It’s at this juncture that the film hands over the reins to Faasil, who plays Jimmy’s cousin Kevin Thomas, a cybersecurity expert. It’s also the turning point where the film emerges as a taut thriller. The brash but concerned Kevin feels the stifling pressure of solving the mystery to help absolve his cousin, who by now is the prime suspect behind Anumol’s disappearance. He employs all the tricks of his trade to track her down and find out her secret. And it is here that C U Soon shines. It resists the temptation to get pedantic about the technological hacks that Kevin uses. Instead, it quickly builds up tension as a psychological thriller that leverages the feeling of unease that one feels in digital relationships void of the human touch. It’s not just Anumol’s disappearance that is disturbing; Kevin’s unstable temper, Jimmy’s naked fear of a Kafkaesque incarceration and his mother’s cold prioritisation of her son’s welfare are chilling in their own right. Music director Gopi Sundar’s background score keeps pace with the mood and narration, whether it’s the first flush of romance or the thrill of the chase.

With the story relentlessly unfolding through a series of video calls and messages, we feel acutely sensitive to split-second expressions and subtle gestures — a momentary grimace here, a sudden hardening of the eyes there, a catch in the voice. As an immersive experience, this 98-minute movie really sustains a powerful tension throughout its tale. In one instance, Jimmy’s mother brusquely hangs up, having had her say — a moment that was so startling in its abruptness that it stung like she had cut my call. These moments are particularly jarring as the visual focus of the film consists largely of close-up shots, which force an intimacy on the viewer. For instance, I had thought myself inured to graphic displays of gore and violence — there are certainly many movies more violent than C U Soon — but even the appearance of blood without the depiction of actual violence is powerfully disturbing in this format.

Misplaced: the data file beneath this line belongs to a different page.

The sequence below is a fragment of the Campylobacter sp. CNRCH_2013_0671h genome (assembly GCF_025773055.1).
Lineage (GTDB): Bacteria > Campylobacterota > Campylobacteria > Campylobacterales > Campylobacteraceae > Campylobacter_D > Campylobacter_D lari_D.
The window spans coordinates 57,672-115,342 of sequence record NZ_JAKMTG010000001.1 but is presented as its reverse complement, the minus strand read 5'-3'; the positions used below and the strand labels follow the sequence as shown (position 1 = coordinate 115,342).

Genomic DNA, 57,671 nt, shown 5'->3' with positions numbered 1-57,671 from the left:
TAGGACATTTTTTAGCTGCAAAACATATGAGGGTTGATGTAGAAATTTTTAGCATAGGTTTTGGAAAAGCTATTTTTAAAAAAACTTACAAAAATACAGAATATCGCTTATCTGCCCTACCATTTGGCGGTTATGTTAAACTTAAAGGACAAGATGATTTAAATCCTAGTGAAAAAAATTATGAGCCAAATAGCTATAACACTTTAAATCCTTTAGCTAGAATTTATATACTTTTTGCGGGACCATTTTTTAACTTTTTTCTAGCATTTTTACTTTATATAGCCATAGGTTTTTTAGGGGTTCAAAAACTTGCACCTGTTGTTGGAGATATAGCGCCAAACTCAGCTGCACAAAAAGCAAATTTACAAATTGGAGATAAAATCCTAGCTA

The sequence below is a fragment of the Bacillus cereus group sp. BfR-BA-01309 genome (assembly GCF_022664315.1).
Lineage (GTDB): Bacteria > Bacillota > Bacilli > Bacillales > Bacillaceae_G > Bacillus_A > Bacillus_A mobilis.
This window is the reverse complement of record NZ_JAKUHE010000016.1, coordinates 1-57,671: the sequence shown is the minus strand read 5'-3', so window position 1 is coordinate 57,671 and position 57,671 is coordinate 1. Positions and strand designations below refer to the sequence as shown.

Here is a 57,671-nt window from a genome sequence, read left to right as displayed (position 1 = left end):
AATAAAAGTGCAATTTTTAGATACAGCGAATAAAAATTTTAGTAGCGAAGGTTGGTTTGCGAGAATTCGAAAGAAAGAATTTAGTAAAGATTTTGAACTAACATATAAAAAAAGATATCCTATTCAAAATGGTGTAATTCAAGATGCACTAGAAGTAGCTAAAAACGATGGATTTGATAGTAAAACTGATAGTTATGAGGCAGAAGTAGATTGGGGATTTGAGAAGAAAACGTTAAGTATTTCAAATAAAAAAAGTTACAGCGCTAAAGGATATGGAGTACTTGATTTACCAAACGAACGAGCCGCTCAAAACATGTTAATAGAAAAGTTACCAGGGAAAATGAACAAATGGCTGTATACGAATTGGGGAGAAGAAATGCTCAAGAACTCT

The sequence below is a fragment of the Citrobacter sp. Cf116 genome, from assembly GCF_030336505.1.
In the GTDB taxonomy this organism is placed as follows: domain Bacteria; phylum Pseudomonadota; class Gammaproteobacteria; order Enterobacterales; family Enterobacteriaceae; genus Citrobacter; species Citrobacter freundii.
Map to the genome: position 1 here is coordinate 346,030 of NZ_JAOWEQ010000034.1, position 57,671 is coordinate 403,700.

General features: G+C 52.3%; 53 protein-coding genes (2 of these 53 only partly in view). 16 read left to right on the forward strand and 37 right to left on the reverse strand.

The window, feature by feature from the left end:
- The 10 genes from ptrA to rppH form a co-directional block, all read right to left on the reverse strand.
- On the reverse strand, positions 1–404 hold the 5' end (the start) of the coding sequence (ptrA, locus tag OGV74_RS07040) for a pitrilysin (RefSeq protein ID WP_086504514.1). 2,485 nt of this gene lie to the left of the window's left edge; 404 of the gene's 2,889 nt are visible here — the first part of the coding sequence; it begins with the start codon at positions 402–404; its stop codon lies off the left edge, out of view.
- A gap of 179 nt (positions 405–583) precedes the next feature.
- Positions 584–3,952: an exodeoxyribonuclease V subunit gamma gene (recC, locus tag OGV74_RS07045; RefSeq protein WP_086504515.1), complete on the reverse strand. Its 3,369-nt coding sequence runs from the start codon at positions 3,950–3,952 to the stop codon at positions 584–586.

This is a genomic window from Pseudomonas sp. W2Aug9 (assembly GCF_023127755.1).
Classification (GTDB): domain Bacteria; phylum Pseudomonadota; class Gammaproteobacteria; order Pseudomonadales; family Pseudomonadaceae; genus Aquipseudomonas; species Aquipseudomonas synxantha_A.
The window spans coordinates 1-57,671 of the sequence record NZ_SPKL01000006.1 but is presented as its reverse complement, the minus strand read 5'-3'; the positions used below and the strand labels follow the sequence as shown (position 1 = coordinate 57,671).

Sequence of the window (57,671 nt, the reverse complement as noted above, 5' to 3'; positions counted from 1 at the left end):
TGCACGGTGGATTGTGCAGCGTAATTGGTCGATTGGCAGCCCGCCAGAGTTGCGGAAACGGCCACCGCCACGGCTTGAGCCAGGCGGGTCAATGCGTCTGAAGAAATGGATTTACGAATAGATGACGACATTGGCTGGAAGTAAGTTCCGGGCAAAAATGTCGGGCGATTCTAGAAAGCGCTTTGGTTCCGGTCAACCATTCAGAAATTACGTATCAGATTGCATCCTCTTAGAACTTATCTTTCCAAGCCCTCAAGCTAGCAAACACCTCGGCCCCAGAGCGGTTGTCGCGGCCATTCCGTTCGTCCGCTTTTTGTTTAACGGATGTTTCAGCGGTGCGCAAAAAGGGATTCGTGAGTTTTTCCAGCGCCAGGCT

Faasil’s portrayal of Kevin, in particular, burns bright. The angry frustration that bubbles beneath the surface is palpable from his first appearance. C U Soon serves as the perfect canvas for him to display his ability to communicate subtle feelings through his expressions — an unmistakable flash of the eye or clenching of the jaw skilfully aligns the viewer with his emotions, taking them on his journey. The entire cast has delivered a believable performance without depending on large gestures, body language or props. In fact, it was only after the movie ended that I realised it actually had a lean cast, though I felt as if I had peeked into the lives of many people.

Don’t watch C U Soon based on the hype that it was shot on an iPhone or produced during the lockdown. Watch it because it is a brilliant thriller that reminds us of the way we’ve been living for the best part of the year, even as we emerge from the alienation of lockdowns.

Varsha Venugopal is a freelance writer based in Chennai

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Published on September 10, 2020